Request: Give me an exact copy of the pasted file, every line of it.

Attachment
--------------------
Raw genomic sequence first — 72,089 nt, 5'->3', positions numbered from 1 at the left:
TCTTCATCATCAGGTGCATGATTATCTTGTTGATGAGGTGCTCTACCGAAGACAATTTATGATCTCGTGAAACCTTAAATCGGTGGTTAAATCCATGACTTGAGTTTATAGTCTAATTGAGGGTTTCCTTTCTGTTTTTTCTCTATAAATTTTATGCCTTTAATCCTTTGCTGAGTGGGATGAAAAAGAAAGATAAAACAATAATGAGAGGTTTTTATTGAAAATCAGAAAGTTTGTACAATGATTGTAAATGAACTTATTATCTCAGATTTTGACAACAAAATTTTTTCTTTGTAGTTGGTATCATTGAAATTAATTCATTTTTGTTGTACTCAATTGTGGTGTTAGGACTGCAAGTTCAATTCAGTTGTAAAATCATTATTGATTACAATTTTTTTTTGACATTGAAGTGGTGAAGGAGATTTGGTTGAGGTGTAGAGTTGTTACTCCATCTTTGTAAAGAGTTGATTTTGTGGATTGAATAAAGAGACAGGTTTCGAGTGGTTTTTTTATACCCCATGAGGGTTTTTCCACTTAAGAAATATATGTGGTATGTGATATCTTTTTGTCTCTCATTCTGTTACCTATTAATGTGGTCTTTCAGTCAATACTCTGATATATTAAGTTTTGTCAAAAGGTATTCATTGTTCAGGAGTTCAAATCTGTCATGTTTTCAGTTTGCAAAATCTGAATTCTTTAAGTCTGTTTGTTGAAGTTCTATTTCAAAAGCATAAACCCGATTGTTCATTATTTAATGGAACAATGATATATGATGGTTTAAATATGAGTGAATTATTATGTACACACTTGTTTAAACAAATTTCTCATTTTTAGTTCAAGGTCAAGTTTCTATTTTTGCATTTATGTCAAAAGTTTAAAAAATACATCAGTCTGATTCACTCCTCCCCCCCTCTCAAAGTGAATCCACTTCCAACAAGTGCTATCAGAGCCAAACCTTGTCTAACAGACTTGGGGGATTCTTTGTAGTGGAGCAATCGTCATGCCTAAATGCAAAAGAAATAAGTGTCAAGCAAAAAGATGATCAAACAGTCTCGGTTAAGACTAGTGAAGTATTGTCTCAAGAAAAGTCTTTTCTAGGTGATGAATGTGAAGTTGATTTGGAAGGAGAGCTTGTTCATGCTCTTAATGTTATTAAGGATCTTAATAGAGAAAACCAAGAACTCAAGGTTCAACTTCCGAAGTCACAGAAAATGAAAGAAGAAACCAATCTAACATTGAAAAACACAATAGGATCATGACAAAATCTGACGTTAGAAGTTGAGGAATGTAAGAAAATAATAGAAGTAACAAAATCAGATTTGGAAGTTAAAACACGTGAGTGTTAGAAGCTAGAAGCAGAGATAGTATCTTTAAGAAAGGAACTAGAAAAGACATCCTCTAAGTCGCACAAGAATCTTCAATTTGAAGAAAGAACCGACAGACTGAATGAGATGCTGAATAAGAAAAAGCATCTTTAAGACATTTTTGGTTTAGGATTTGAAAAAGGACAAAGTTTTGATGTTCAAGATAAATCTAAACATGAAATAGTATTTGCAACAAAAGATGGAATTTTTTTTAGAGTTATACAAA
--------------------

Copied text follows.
Raw genomic sequence first — 72,089 nt, 5'->3', positions numbered from 1 at the left:
TCTTCATCATCAGGTGCATGATTATCTTGTTGATGAGGTGCTCTACCGAAGACAATTTATGATCTCGTGAAACCTTAAATCGGTGGTTAAATCCATGACTTGAGTTTATAGTCTAATTGAGGGTTTCCTTTCTGTTTTTTCTCTATAAATTTTATGCCTTTAATCCTTTGCTGAGTGGGATGAAAAAGAAAGATAAAACAATAATGAGAGGTTTTTATTGAAAATCAGAAAGTTTGTACAATGATTGTAAATGAACTTATTATCTCAGATTTTGACAACAAAATTTTTTCTTTGTAGTTGGTATCATTGAAATTAATTCATTTTTGTTGTACTCAATTGTGGTGTTAGGACTGCAAGTTCAATTCAGTTGTAAAATCATTATTGATTACAATTTTTTTTTGACATTGAAGTGGTGAAGGAGATTTGGTTGAGGTGTAGAGTTGTTACTCCATCTTTGTAAAGAGTTGATTTTGTGGATTGAATAAAGAGACAGGTTTCGAGTGGTTTTTTTATACCCCATGAGGGTTTTTCCACTTAAGAAATATATGTGGTATGTGATATCTTTTTGTCTCTCATTCTGTTACCTATTAATGTGGTCTTTCAGTCAATACTCTGATATATTAAGTTTTGTCAAAAGGTATTCATTGTTCAGGAGTTCAAATCTGTCATGTTTTCAGTTTGCAAAATCTGAATTCTTTAAGTCTGTTTGTTGAAGTTCTATTTCAAAAGCATAAACCCGATTGTTCATTATTTAATGGAACAATGATATATGATGGTTTAAATATGAGTGAATTATTATGTACACACTTGTTTAAACAAATTTCTCATTTTTAGTTCAAGGTCAAGTTTCTATTTTTGCATTTATGTCAAAAGTTTAAAAAATACATCAGTCTGATTCACTCCTCCCCCCCTCTCAAAGTGAATCCACTTCCAACAAGTGCTATCAGAGCCAAACCTTGTCTAACAGACTTGGGGGATTCTTTGTAGTGGAGCAATCGTCATGCCTAAATGCAAAAGAAATAAGTGTCAAGCAAAAAGATGATCAAACAGTCTCGGTTAAGACTAGTGAAGTATTGTCTCAAGAAAAGTCTTTTCTAGGTGATGAATGTGAAGTTGATTTGGAAGGAGAGCTTGTTCATGCTCTTAATGTTATTAAGGATCTTAATAGAGAAAACCAAGAACTCAAGGTTCAACTTCCGAAGTCACAGAAAATGAAAGAAGAAACCAATCTAACATTGAAAAACACAATAGGATCATGACAAAATCTGACGTTAGAAGTTGAGGAATGTAAGAAAATAATAGAAGTAACAAAATCAGATTTGGAAGTTAAAACACGTGAGTGTTAGAAGCTAGAAGCAGAGATAGTATCTTTAAGAAAGGAACTAGAAAAGACATCCTCTAAGTCGCACAAGAATCTTCAATTTGAAGAAAGAACCGACAGACTGAATGAGATGCTGAATAAGAAAAAGCATCTTTAAGACATTTTTGGTTTAGGATTTGAAAAAGGACAAAGTTTTGATGTTCAAGATAAATCTAAACATGAAATAGTATTTGCAACAAAAGATGGAATTTTTTTTAGAGTTATACAAA